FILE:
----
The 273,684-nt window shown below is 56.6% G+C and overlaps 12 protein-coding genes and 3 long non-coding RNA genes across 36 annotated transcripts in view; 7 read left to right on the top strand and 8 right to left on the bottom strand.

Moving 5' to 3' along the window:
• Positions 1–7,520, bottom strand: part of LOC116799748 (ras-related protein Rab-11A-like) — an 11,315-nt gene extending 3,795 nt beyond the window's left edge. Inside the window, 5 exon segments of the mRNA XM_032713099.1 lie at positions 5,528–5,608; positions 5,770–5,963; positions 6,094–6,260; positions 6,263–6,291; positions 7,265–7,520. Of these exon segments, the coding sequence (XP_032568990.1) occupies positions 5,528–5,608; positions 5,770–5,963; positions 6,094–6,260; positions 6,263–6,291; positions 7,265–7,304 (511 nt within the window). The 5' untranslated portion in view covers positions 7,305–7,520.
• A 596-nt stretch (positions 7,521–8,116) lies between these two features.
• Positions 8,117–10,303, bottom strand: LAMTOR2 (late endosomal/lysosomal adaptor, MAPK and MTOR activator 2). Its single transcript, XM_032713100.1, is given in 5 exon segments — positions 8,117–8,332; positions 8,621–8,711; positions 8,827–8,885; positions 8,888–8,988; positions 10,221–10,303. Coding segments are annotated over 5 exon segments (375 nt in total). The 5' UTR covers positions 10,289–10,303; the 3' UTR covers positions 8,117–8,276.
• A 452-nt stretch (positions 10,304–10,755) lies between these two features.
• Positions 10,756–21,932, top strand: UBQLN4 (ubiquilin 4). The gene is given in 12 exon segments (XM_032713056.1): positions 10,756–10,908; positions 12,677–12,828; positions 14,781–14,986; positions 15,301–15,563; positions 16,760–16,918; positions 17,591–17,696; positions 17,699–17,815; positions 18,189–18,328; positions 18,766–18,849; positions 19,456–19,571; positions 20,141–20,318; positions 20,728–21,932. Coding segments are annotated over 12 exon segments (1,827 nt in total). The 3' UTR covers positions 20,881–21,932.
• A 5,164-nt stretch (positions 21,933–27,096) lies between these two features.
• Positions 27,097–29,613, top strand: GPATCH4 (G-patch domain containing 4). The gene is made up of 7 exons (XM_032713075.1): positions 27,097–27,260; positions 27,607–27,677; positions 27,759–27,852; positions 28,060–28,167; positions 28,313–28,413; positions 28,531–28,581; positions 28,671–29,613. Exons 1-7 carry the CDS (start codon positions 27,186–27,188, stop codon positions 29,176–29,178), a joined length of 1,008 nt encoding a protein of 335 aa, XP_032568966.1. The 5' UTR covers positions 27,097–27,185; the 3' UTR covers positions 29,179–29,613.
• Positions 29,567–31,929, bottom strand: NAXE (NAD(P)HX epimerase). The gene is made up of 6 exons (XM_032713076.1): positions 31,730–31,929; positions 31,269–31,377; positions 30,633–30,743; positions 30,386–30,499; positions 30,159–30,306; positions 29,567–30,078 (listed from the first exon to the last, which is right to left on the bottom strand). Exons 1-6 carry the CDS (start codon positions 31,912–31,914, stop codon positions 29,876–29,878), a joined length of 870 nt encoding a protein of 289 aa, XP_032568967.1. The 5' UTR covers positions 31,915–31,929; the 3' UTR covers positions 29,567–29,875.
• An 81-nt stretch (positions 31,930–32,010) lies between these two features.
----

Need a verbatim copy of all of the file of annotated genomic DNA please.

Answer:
The 273,684-nt window shown below is 56.6% G+C and overlaps 12 protein-coding genes and 3 long non-coding RNA genes across 36 annotated transcripts in view; 7 read left to right on the top strand and 8 right to left on the bottom strand.

Moving 5' to 3' along the window:
• Positions 1–7,520, bottom strand: part of LOC116799748 (ras-related protein Rab-11A-like) — an 11,315-nt gene extending 3,795 nt beyond the window's left edge. Inside the window, 5 exon segments of the mRNA XM_032713099.1 lie at positions 5,528–5,608; positions 5,770–5,963; positions 6,094–6,260; positions 6,263–6,291; positions 7,265–7,520. Of these exon segments, the coding sequence (XP_032568990.1) occupies positions 5,528–5,608; positions 5,770–5,963; positions 6,094–6,260; positions 6,263–6,291; positions 7,265–7,304 (511 nt within the window). The 5' untranslated portion in view covers positions 7,305–7,520.
• A 596-nt stretch (positions 7,521–8,116) lies between these two features.
• Positions 8,117–10,303, bottom strand: LAMTOR2 (late endosomal/lysosomal adaptor, MAPK and MTOR activator 2). Its single transcript, XM_032713100.1, is given in 5 exon segments — positions 8,117–8,332; positions 8,621–8,711; positions 8,827–8,885; positions 8,888–8,988; positions 10,221–10,303. Coding segments are annotated over 5 exon segments (375 nt in total). The 5' UTR covers positions 10,289–10,303; the 3' UTR covers positions 8,117–8,276.
• A 452-nt stretch (positions 10,304–10,755) lies between these two features.
• Positions 10,756–21,932, top strand: UBQLN4 (ubiquilin 4). The gene is given in 12 exon segments (XM_032713056.1): positions 10,756–10,908; positions 12,677–12,828; positions 14,781–14,986; positions 15,301–15,563; positions 16,760–16,918; positions 17,591–17,696; positions 17,699–17,815; positions 18,189–18,328; positions 18,766–18,849; positions 19,456–19,571; positions 20,141–20,318; positions 20,728–21,932. Coding segments are annotated over 12 exon segments (1,827 nt in total). The 3' UTR covers positions 20,881–21,932.
• A 5,164-nt stretch (positions 21,933–27,096) lies between these two features.
• Positions 27,097–29,613, top strand: GPATCH4 (G-patch domain containing 4). The gene is made up of 7 exons (XM_032713075.1): positions 27,097–27,260; positions 27,607–27,677; positions 27,759–27,852; positions 28,060–28,167; positions 28,313–28,413; positions 28,531–28,581; positions 28,671–29,613. Exons 1-7 carry the CDS (start codon positions 27,186–27,188, stop codon positions 29,176–29,178), a joined length of 1,008 nt encoding a protein of 335 aa, XP_032568966.1. The 5' UTR covers positions 27,097–27,185; the 3' UTR covers positions 29,179–29,613.
• Positions 29,567–31,929, bottom strand: NAXE (NAD(P)HX epimerase). The gene is made up of 6 exons (XM_032713076.1): positions 31,730–31,929; positions 31,269–31,377; positions 30,633–30,743; positions 30,386–30,499; positions 30,159–30,306; positions 29,567–30,078 (listed from the first exon to the last, which is right to left on the bottom strand). Exons 1-6 carry the CDS (start codon positions 31,912–31,914, stop codon positions 29,876–29,878), a joined length of 870 nt encoding a protein of 289 aa, XP_032568967.1. The 5' UTR covers positions 31,915–31,929; the 3' UTR covers positions 29,567–29,875.
• An 81-nt stretch (positions 31,930–32,010) lies between these two features.